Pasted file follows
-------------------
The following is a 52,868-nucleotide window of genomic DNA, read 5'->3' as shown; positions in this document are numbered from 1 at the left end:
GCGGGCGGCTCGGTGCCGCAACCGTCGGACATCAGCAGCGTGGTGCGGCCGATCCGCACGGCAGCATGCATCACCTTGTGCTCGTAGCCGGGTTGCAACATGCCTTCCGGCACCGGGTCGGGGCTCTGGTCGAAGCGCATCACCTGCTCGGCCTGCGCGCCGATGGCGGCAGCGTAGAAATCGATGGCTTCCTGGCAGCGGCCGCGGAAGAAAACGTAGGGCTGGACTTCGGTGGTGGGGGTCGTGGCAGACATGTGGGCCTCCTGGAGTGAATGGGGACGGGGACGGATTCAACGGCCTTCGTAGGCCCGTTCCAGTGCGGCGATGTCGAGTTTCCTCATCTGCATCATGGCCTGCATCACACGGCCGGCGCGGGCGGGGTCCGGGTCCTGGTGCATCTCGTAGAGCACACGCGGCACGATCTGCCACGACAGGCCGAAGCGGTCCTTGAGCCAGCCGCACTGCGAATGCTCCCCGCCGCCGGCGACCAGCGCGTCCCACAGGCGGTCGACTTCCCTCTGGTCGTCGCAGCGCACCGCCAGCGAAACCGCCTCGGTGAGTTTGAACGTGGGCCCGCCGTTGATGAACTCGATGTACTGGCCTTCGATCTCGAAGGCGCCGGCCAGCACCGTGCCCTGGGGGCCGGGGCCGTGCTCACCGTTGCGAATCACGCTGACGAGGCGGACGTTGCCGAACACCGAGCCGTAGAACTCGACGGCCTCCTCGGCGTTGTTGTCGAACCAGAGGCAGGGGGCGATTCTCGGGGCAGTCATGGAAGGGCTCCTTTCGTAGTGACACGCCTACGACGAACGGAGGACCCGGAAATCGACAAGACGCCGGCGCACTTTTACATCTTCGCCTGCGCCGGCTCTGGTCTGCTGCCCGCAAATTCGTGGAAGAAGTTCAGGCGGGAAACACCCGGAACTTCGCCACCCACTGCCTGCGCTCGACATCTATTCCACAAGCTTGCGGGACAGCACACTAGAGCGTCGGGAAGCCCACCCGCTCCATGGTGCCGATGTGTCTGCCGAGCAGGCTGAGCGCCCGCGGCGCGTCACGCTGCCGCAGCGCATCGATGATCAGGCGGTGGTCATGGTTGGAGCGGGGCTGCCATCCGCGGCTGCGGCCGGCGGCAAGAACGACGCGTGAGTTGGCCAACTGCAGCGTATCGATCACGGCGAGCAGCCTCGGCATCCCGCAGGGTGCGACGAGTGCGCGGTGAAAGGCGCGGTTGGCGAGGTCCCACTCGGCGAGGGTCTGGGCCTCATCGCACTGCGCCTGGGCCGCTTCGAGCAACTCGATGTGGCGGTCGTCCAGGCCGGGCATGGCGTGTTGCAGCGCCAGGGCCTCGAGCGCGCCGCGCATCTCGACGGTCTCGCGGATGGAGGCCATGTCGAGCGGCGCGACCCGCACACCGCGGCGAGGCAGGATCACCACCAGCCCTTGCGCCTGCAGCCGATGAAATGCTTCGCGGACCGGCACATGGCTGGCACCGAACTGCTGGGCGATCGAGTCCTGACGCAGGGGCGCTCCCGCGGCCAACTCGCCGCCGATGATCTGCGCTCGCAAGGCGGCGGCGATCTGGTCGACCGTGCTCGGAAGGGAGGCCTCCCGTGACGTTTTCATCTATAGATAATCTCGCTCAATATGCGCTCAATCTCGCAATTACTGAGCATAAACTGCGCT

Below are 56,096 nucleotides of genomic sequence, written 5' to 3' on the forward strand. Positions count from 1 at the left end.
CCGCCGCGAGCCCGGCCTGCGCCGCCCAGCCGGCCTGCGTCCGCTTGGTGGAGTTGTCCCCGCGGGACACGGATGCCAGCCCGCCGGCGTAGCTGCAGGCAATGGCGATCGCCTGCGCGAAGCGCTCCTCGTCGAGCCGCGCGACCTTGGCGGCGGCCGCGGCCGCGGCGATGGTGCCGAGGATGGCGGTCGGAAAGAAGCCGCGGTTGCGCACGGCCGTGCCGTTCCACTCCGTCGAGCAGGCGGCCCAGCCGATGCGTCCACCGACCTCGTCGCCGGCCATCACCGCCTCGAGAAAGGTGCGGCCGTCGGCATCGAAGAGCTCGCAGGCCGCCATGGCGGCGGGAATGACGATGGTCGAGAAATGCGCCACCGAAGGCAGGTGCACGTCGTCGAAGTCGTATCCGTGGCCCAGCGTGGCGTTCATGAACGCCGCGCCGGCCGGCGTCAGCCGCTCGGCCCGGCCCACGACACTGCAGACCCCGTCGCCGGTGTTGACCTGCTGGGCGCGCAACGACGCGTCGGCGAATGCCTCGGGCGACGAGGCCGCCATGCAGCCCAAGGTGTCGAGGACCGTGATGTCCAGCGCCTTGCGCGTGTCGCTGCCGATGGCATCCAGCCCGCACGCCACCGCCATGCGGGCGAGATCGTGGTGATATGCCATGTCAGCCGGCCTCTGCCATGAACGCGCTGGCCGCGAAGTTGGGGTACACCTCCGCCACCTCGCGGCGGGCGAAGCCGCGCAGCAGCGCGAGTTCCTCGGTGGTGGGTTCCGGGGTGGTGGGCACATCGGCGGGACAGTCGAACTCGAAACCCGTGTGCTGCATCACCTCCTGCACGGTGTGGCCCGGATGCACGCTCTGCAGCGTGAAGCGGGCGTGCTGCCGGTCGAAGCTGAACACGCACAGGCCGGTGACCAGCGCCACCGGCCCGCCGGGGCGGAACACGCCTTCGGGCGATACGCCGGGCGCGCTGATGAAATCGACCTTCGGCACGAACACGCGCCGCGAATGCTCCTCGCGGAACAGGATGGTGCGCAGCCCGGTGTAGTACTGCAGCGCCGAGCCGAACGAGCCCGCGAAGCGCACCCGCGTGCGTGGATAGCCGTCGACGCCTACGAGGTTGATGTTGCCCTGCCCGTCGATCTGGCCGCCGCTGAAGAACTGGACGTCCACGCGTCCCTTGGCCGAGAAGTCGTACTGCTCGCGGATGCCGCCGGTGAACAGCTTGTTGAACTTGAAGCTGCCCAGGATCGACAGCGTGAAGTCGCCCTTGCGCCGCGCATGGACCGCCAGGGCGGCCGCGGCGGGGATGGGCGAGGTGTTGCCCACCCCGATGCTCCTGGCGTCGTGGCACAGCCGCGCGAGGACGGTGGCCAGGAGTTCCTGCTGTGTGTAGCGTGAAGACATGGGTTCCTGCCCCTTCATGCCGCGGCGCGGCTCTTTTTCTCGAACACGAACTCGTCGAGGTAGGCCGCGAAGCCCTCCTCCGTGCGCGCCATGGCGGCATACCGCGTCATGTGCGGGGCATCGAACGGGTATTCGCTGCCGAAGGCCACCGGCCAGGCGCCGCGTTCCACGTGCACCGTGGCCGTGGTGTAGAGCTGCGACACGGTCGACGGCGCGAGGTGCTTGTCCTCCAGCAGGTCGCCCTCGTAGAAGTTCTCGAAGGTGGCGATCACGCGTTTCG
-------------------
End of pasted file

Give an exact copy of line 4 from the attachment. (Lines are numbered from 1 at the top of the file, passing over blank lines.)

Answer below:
CCGCCGCGAGCCCGGCCTGCGCCGCCCAGCCGGCCTGCGTCCGCTTGGTGGAGTTGTCCCCGCGGGACACGGATGCCAGCCCGCCGGCGTAGCTGCAGGCAATGGCGATCGCCTGCGCGAAGCGCTCCTCGTCGAGCCGCGCGACCTTGGCGGCGGCCGCGGCCGCGGCGATGGTGCCGAGGATGGCGGTCGGAAAGAAGCCGCGGTTGCGCACGGCCGTGCCGTTCCACTCCGTCGAGCAGGCGGCCCAGCCGATGCGTCCACCGACCTCGTCGCCGGCCATCACCGCCTCGAGAAAGGTGCGGCCGTCGGCATCGAAGAGCTCGCAGGCCGCCATGGCGGCGGGAATGACGATGGTCGAGAAATGCGCCACCGAAGGCAGGTGCACGTCGTCGAAGTCGTATCCGTGGCCCAGCGTGGCGTTCATGAACGCCGCGCCGGCCGGCGTCAGCCGCTCGGCCCGGCCCACGACACTGCAGACCCCGTCGCCGGTGTTGACCTGCTGGGCGCGCAACGACGCGTCGGCGAATGCCTCGGGCGACGAGGCCGCCATGCAGCCCAAGGTGTCGAGGACCGTGATGTCCAGCGCCTTGCGCGTGTCGCTGCCGATGGCATCCAGCCCGCACGCCACCGCCATGCGGGCGAGATCGTGGTGATATGCCATGTCAGCCGGCCTCTGCCATGAACGCGCTGGCCGCGAAGTTGGGGTACACCTCCGCCACCTCGCGGCGGGCGAAGCCGCGCAGCAGCGCGAGTTCCTCGGTGGTGGGTTCCGGGGTGGTGGGCACATCGGCGGGACAGTCGAACTCGAAACCCGTGTGCTGCATCACCTCCTGCACGGTGTGGCCCGGATGCACGCTCTGCAGCGTGAAGCGGGCGTGCTGCCGGTCGAAGCTGAACACGCACAGGCCGGTGACCAGCGCCACCGGCCCGCCGGGGCGGAACACGCCTTCGGGCGATACGCCGGGCGCGCTGATGAAATCGACCTTCGGCACGAACACGCGCCGCGAATGCTCCTCGCGGAACAGGATGGTGCGCAGCCCGGTGTAGTACTGCAGCGCCGAGCCGAACGAGCCCGCGAAGCGCACCCGCGTGCGTGGATAGCCGTCGACGCCTACGAGGTTGATGTTGCCCTGCCCGTCGATCTGGCCGCCGCTGAAGAACTGGACGTCCACGCGTCCCTTGGCCGAGAAGTCGTACTGCTCGCGGATGCCGCCGGTGAACAGCTTGTTGAACTTGAAGCTGCCCAGGATCGACAGCGTGAAGTCGCCCTTGCGCCGCGCATGGACCGCCAGGGCGGCCGCGGCGGGGATGGGCGAGGTGTTGCCCACCCCGATGCTCCTGGCGTCGTGGCACAGCCGCGCGAGGACGGTGGCCAGGAGTTCCTGCTGTGTGTAGCGTGAAGACATGGGTTCCTGCCCCTTCATGCCGCGGCGCGGCTCTTTTTCTCGAACACGAACTCGTCGAGGTAGGCCGCGAAGCCCTCCTCCGTGCGCGCCATGGCGGCATACCGCGTCATGTGCGGGGCATCGAACGGGTATTCGCTGCCGAAGGCCACCGGCCAGGCGCCGCGTTCCACGTGCACCGTGGCCGTGGTGTAGAGCTGCGACACGGTCGACGGCGCGAGGTGCTTGTCCTCCAGCAGGTCGCCCTCGTAGAAGTTCTCGAAGGTGGCGATCACGCGTTTCG